Indian ǀ South Asian
Malaysia is located between Indonesia and Thailand in Southeast Asia. Evidence of modern human habitation in Malaysia dates back 40,000 years. Traders and settlers from India and China arrived as early as the first century AD, establishing trading ports and coastal towns in the second and third centuries. Their presence resulted in strong Indian and Chinese influences on the local cultures, and the people of the Malay Peninsula adopted the religions of Hinduism and Buddhism. During the late 18th and 19th centuries, Great Britain established colonies and protectorates in the area of current Malaysia; these were occupied by Japan from 1942 to 1945. In 1948, the British-ruled territories on the Malay Peninsula except Singapore formed the Federation of Malaya, which became independent in 1957. Malaysia was formed in 1963 when the former British colonies of Singapore, as well as Sabah and Sarawak on the northern coast of Borneo, joined the Federation of Malay. Bumiputera (Malays and indigenous peoples, including Orang Asli, Dayak, and Anak Negeri) make up about 62% of the population of 30 million people in Malaysia. People of Indian descent—particularly Tamil Indians from Tamil Nadu—who were born in or immigrated to Malaysia make up about 7% of the population. Most are descendants of those who migrated from India during the British colonization of Malaya. Today, they form the third largest group in Malaysia after the Malays and the Chinese. Muslim is the official religion, practiced by about 62% of the population. Followers of Buddhism make up about 20%.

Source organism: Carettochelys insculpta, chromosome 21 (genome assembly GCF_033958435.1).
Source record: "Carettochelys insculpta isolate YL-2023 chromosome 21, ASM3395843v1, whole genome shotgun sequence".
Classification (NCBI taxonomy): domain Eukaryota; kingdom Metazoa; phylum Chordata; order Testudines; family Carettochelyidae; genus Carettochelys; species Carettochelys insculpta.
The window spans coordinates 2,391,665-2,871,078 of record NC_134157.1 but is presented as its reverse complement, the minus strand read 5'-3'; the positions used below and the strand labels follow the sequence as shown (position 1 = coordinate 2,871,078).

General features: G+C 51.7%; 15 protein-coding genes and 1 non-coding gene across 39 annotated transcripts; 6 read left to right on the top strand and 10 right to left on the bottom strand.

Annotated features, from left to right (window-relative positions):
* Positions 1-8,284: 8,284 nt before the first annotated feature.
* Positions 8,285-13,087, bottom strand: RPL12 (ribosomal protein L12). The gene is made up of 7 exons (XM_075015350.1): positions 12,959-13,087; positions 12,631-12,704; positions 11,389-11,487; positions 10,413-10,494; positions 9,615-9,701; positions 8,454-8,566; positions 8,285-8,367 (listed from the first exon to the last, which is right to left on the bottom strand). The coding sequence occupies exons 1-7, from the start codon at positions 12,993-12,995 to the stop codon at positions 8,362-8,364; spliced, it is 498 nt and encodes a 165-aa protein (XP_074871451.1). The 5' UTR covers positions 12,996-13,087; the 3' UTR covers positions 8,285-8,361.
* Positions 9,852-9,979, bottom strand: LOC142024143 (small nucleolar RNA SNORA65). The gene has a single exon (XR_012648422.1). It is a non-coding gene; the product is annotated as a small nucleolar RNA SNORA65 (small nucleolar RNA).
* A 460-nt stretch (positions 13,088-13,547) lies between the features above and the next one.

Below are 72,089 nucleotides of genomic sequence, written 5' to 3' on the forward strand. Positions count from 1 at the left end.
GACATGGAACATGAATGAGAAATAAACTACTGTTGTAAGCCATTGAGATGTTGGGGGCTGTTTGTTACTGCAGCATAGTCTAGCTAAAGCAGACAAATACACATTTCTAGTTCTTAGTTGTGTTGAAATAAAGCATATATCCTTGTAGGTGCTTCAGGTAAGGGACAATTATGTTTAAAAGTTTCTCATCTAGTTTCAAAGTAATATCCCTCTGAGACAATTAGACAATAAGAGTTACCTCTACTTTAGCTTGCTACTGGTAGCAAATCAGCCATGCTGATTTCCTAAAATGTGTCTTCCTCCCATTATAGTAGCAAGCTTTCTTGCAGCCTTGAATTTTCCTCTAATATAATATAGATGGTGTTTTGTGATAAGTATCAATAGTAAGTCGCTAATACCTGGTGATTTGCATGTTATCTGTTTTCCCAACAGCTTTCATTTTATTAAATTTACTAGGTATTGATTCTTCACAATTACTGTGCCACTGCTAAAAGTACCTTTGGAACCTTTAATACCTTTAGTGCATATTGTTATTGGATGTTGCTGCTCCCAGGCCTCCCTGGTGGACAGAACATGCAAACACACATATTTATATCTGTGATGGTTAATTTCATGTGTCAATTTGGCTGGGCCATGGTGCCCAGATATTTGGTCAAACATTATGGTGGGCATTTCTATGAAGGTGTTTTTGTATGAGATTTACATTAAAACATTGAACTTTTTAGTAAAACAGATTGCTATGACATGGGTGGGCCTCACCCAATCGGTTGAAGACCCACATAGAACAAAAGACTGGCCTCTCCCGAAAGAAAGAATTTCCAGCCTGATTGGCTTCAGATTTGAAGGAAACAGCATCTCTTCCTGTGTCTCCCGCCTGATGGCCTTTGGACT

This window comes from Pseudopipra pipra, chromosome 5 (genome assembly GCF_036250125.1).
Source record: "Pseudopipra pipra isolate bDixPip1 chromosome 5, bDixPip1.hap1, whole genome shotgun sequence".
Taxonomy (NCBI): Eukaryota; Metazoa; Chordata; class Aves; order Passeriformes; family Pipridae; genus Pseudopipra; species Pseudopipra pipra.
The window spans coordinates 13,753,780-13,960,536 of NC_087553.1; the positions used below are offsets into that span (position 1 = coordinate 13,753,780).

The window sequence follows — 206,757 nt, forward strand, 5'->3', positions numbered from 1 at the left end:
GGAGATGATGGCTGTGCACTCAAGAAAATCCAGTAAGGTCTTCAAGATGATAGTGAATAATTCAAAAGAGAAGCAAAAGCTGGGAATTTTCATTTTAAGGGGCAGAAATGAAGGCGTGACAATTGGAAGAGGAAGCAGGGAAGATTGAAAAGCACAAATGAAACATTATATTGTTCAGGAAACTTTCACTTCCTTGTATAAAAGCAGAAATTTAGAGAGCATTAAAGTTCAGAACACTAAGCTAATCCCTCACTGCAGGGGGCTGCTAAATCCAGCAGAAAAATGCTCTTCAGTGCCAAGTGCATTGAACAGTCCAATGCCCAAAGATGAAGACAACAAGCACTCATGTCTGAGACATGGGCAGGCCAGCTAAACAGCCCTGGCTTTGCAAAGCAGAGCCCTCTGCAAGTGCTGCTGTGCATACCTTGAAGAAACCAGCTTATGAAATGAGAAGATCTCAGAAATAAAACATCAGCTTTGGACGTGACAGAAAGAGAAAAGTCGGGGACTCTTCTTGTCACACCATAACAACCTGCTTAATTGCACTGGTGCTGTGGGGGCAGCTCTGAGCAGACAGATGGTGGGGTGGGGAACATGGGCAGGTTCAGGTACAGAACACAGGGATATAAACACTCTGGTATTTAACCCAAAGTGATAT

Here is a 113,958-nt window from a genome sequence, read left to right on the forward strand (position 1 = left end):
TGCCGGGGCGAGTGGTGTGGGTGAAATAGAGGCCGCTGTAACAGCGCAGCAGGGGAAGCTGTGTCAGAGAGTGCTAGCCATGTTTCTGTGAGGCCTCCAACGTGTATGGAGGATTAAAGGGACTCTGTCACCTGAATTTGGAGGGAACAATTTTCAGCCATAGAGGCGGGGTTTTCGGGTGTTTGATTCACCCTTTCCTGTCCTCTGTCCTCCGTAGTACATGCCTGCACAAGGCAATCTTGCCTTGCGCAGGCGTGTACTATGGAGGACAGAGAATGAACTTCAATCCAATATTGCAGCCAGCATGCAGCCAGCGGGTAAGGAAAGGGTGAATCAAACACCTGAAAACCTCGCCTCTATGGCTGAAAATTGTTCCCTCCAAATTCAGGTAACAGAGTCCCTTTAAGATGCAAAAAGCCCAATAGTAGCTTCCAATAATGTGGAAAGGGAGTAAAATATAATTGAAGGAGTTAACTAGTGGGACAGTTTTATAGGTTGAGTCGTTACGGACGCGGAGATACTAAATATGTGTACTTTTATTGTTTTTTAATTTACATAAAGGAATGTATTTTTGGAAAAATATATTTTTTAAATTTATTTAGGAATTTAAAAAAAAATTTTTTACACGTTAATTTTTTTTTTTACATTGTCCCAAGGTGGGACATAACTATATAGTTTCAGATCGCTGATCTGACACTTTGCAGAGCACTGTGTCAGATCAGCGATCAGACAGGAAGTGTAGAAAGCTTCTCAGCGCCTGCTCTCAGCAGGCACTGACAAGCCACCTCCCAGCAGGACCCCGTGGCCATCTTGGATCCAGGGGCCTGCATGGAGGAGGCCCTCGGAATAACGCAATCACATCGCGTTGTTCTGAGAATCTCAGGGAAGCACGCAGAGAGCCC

Malaysian – Indian represents 209 unrelated Indian individuals sampled in 2003 by the Ministry of Science, Technology, and Environment in Malaysia.
Source publication: STR Data for the AmpFlSTR Identifiler loci in three ethnic groups (Malay, Chinese, Indian) of the Malaysian population, FSI, 2003, 238, p134-137.